We’re in litigation with a large company. Both sides are represented by careful, competent outside counsel. Both sides have an ongoing business relationship outside of the disputed matter. The other side has just made a mistake.
Its business person told our business person that, “senior management is getting conflicting advice from its attorneys, and is afraid they’ll ‘lose big time.'” Our business person was quick to reassure me that he said nothing in reply other than, “I see.” I thanked him and reminded him about loose lips sinking ships (or something equally unoriginal).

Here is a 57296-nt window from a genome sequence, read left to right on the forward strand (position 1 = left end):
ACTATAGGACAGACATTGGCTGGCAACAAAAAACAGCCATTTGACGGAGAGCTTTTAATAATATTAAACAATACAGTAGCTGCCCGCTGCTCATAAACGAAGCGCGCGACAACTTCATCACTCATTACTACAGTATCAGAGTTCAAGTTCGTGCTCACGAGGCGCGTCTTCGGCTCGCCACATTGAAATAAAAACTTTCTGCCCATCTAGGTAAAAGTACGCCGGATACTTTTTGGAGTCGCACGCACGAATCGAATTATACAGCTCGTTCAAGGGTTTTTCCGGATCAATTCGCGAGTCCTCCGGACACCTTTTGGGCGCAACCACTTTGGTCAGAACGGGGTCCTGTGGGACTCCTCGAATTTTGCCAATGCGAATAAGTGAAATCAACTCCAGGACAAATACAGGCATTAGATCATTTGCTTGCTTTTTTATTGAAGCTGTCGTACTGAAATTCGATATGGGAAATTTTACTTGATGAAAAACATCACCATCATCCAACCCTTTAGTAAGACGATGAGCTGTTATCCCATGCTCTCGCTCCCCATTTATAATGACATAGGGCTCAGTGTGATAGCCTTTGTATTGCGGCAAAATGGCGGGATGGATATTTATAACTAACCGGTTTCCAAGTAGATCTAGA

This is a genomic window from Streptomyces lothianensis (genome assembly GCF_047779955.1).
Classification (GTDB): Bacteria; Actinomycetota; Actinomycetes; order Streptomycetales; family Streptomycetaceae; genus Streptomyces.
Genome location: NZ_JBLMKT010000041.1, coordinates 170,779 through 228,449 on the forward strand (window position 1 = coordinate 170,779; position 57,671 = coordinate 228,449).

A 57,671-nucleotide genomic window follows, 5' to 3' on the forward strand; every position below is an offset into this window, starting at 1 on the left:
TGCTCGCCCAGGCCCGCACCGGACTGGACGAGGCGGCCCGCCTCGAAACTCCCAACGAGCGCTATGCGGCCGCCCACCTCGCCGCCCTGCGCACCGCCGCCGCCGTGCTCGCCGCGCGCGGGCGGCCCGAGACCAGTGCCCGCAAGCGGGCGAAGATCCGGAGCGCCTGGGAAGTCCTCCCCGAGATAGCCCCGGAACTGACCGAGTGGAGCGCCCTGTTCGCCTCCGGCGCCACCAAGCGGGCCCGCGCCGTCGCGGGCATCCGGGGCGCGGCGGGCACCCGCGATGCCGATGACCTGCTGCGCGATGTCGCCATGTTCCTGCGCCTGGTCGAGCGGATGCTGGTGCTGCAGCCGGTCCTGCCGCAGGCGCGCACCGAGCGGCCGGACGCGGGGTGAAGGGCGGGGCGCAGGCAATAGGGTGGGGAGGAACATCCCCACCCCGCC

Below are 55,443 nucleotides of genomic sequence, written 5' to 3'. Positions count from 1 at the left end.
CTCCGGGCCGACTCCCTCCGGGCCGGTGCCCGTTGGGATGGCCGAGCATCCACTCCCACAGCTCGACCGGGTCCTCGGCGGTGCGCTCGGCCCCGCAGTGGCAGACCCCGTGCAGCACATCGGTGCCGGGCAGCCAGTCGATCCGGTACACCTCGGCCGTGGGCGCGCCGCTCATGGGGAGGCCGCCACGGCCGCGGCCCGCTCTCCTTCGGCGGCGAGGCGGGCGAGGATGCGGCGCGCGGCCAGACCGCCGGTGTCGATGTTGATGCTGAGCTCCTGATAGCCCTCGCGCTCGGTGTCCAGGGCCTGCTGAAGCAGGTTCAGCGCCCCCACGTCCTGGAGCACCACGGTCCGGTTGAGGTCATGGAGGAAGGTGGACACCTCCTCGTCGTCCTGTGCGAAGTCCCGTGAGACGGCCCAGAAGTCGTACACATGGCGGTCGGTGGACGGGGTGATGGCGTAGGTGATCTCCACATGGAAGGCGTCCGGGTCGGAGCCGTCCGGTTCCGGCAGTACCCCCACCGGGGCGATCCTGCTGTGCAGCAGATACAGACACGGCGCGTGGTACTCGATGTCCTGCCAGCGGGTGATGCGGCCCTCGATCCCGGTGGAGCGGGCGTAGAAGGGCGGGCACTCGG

What will we do with this information? Not much. We’ll probably stop granting extensions on discovery responses.
Remind your clients that in litigation, there are very few who have a true “need to know”. To those without a need to know, the internal message has to be the same as the external message: “We believe this lawsuit is unfounded. Unfortunately, we have to spend valuable resources proving this point. We appreciate your support.”
And although it’s not their nature, customer-facing execs have to find a way to just be quiet sometimes.